Thanks for your great work. You won’t believe how many Wednesday Daily Nations I have bought since I “discovered” you. Here are my questions:
Suppose I want to get an automatic Subaru Forester, years 2000 to 2002:

  1. What are some of the red flags to look out for?
  2. Do you think I can find a reliable one from those years?
  3. On average (I know these things fluctuate a lot), how much do you think I need to service the car every year?
  4. How significant a factor is mileage when buying a used car?
  5. Anything else you think I should know?

Andy

Hello Andy,

  1. Watch out for a Check Engine light; this could be a symptom of failed oxygen sensors and was a problem endemic to the first-generation Foresters. Also, make sure that the automatic transmission works right: no jerking, hill-holding, quick, decisive gear changes and such. If you get a turbocharged version, look out for signs of abuse, especially with the tyres, brakes, suspension and transmission. Also, make sure the turbo is boosting properly.
  2. Yes you can, but you will need to search really hard. There are a few good examples circulating, but not for long.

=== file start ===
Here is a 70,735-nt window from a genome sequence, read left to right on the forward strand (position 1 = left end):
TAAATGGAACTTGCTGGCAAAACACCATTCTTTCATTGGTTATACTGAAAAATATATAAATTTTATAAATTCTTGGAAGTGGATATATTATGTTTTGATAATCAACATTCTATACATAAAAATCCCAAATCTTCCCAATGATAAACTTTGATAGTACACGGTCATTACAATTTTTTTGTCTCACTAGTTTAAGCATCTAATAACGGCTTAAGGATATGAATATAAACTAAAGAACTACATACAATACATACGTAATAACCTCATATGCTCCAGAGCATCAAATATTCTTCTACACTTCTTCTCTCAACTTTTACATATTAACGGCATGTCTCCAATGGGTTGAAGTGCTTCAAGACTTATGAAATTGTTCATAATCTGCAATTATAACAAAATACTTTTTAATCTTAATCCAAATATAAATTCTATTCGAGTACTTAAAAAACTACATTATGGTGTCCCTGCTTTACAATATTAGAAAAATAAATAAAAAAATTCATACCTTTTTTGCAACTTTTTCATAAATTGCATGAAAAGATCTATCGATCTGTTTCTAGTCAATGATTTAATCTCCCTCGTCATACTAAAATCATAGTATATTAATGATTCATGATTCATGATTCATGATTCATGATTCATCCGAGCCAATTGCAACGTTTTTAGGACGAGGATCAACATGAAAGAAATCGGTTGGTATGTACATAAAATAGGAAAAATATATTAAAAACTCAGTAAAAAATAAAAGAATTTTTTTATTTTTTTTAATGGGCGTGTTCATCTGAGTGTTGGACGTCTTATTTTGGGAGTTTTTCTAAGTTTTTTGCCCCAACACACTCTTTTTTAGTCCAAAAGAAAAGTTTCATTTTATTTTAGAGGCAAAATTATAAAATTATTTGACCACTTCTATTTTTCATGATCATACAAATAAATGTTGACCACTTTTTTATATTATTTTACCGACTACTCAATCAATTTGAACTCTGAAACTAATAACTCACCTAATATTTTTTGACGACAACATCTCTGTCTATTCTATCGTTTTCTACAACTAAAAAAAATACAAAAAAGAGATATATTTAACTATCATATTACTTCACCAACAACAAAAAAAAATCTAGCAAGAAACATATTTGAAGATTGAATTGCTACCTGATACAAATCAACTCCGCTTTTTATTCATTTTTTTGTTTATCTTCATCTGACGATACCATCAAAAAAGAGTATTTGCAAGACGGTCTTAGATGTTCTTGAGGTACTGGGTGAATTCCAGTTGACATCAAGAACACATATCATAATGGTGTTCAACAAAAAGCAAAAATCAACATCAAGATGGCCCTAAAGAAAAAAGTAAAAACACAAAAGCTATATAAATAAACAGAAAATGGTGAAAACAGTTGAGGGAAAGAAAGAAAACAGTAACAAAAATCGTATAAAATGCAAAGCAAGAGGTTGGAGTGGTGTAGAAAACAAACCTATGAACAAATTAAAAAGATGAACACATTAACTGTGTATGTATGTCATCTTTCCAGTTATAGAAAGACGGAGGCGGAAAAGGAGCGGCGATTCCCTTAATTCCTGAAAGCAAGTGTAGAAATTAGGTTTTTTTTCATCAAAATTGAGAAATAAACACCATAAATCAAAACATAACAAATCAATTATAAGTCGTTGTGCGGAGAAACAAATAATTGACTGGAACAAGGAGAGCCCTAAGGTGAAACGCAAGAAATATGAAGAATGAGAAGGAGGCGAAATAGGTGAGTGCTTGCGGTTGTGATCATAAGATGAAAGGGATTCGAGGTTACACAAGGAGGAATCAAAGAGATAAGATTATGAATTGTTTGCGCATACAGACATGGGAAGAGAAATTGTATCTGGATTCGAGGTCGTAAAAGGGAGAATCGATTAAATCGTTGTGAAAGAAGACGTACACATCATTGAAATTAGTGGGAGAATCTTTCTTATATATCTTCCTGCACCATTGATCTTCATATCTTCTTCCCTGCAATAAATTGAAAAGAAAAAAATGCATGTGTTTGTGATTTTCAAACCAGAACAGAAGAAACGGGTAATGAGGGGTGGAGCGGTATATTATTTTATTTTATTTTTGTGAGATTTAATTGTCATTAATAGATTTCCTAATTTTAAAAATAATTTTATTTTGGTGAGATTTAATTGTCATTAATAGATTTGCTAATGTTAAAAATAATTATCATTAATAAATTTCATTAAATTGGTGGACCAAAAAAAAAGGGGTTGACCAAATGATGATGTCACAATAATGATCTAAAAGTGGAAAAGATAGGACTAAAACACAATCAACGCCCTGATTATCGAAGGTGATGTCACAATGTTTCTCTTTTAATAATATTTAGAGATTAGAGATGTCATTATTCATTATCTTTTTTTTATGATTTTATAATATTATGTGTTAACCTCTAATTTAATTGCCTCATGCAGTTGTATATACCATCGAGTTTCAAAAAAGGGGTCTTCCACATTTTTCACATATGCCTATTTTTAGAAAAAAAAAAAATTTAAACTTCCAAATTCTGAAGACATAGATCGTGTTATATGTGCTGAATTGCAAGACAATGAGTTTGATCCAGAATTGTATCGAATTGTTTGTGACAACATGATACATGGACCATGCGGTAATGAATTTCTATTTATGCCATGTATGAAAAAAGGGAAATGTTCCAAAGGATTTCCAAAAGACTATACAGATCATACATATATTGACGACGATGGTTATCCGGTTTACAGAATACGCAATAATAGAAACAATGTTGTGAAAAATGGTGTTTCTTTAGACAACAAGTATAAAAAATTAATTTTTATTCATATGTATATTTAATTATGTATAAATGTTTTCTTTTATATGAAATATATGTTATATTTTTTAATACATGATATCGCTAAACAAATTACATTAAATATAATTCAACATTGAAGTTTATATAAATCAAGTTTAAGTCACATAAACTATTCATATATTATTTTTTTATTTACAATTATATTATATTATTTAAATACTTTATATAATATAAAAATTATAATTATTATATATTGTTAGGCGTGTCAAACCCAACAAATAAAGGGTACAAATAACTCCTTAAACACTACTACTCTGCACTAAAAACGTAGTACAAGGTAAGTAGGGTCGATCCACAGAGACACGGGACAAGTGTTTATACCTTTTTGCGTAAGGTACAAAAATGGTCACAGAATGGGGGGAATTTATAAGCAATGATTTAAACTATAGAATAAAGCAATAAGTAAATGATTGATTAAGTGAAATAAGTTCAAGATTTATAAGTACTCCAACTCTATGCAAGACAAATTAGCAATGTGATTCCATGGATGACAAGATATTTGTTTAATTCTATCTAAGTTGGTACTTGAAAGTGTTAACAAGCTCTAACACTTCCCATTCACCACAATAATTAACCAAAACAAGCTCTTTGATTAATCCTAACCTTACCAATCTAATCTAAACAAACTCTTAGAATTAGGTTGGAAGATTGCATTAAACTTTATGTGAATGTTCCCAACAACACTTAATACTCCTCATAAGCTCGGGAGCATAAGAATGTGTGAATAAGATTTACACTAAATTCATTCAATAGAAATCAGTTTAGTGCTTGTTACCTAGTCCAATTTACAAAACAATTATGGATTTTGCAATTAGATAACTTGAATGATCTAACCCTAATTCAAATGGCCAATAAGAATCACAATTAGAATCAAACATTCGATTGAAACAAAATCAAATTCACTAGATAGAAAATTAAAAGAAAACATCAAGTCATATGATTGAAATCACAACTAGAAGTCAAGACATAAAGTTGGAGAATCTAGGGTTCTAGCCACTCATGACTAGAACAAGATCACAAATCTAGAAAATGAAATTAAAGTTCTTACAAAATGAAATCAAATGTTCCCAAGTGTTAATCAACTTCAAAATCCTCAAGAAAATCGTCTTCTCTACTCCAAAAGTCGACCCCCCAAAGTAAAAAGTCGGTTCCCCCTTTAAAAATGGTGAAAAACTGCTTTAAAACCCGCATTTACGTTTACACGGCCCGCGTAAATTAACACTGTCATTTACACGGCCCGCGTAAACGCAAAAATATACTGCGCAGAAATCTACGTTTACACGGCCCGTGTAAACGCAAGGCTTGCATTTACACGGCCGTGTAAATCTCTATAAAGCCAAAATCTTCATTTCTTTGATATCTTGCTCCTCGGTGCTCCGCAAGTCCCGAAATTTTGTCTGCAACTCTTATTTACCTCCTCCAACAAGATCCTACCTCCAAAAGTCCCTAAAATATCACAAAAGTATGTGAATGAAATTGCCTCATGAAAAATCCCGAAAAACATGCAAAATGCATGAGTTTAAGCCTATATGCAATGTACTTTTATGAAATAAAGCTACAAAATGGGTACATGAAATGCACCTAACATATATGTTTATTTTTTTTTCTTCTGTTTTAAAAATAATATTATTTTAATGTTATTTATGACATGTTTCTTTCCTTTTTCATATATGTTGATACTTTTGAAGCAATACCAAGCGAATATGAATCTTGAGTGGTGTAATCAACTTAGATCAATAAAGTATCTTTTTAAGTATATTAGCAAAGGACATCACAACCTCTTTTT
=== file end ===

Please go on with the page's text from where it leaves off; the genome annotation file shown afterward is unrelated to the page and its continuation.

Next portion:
3. It’s hard to tell, what with the various consumables covering a wide range of prices (and quality). For a minor service, Sh10,000 should see you through per session.
  4. A big one. A very big one. The more miles covered, the more likely the car is nearer its deathbed and the higher the odds of making major (read costly) systems replacements.
  5. Not really. Look for an article I wrote back in 2010 about how to buy a used car. It is very informative.**************

Hello Baraza,

Great stuff you do, and quite informative. I’m about to purchase an executive saloon car and I am debating between a 2005, 2,400cc Mercedes Benz W211, and a 2005, 2,500cc BMW E39. Which would you go for, objectively, were you the one buying?

Is it true the BMW has more issues than the Benzo and costs an arm and a leg to sort out? What are the drawbacks of a panoromic roof? Please touch on electronic issues, handling, safety, performance and, mostly, reliability.

JM Bob.

Hello “JM Bob”

Of the two, I’d go for the E39. It is quite a looker; I think it is one of the most handsome of all BMW cars to date. It handles superbly, far better than the Merc, and of course there is the matter of having 100 extra cc.